BY JOVAN KRSTEVSKI

For professional divers, the Oris high-performance ProDiver watch resembles the proper evolution of a tool watch. I see it this way not just because of the clear and concise developments made on the watch over time but because of its flexibility.

Oris has indeed a long consolidated background in diving watches. While the new releases have been made to appease the normal wearers more like lifestyle watches, this time around, the brand is revisiting its originally rugged and proper tool-ish designs. So the new Oris high-performance ProDiver is basically made with the pro crowd in mind. Moreover, this new watch proves that a chronograph can be a proper diving tool too. It features a practical safety device for the bezel and a water-resistance of an impressive 1,000 m.

I just think the additional chronograph will divide opinions about the reliability of the watch since you want the watch to have as little holes as possible, that’s why you protect that single crown and locked down the caseback. And I think pro divers won’t really make sense of the chronograph but Oris thinks otherwise. Oris believes that a diving chronograph is relevant and proves it with this new Dive Control Limited Edition and its robust, ultra-waterproof case.

The case is massive at 51mm but still comfortable to wear thanks to its short lugs. It comes in full black look with a titanium case and PVD coating. We also see the usual wave pattern in the background on the dial along with yellow accents that also goes to the pushers.

The brand promises water-tightness so we see a screw-in crown and screwed pushers, as well as a plain titanium caseback and an automatic helium escape valve. Surviving the pressure at 1-kilometer depth is no easy task so yes, this is indeed a proper tool watch even with the added chronograph. Furthermore, the watch wears on a black rubber strap with an additional yellow rubber strap included in the box.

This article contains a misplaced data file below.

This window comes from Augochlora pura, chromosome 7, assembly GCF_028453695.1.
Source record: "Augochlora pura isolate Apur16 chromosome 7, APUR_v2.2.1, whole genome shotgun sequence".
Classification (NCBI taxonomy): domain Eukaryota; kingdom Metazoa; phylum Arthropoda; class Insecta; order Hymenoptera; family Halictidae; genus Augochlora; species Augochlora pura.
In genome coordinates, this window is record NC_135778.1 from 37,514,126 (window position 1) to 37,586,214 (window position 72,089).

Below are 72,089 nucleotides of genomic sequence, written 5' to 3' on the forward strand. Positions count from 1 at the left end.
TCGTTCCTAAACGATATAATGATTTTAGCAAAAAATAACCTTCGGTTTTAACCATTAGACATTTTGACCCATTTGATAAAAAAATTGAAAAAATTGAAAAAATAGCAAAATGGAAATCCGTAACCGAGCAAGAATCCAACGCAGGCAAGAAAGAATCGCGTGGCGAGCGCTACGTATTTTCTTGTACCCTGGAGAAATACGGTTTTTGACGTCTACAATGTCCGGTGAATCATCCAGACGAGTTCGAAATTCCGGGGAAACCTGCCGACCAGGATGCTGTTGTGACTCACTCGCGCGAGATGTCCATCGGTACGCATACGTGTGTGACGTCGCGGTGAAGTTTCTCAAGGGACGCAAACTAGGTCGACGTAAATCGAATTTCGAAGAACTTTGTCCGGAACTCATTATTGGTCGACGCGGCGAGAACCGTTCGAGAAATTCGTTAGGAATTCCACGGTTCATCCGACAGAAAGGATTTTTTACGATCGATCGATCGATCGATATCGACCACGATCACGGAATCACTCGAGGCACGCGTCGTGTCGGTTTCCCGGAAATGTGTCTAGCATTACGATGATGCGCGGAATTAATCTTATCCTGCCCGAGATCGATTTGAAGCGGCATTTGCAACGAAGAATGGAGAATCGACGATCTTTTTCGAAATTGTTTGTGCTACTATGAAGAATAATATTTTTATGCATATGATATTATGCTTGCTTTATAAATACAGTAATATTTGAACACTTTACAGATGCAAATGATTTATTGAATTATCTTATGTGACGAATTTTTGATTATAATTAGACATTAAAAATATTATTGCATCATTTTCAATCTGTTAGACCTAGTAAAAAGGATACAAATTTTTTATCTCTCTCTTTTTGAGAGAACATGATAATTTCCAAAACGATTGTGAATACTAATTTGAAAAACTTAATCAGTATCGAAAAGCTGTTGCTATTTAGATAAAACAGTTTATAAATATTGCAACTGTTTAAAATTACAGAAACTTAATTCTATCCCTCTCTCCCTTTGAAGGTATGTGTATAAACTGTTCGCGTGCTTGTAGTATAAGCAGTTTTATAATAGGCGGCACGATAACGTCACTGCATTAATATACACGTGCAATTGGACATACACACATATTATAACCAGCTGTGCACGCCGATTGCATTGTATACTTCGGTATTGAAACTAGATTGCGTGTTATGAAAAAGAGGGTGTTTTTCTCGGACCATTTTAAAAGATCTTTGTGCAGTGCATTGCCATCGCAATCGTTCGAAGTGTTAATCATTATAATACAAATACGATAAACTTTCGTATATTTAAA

I believe that the presence of a chronograph makes this diver’s watch truly unique. We all know that a chronograph is more precise than the rotating bezel when it comes to timing elapsed times so it might really prove useful to the pro crowd but they have to re-train themselves and I think this new addition will also be tested over time. However, there is an additional safety device on the bezel that will ensure a kind of a failsafe. In order to avoid false calculations, the bezel features the Oris-patented Rotation Safety System, or RSS, a signature device that securely locks the unidirectional rotating bezel in place during a dive. To adjust the bezel, you first pull it up, rotate it and finally lock it back in place.

Powering the watch is the Oris Calibre 774, a slightly modified movement based on a Sellita SW–500. This is a solid automatic chronograph producing 48 hours of power reserve. It also features the typical 6–9–12 chronograph layout and date at 6 o’clock.

Finally, the Oris Dive Control Limited Edition comes in only 500 pieces and priced at CHF 4,850. Visit Oris here.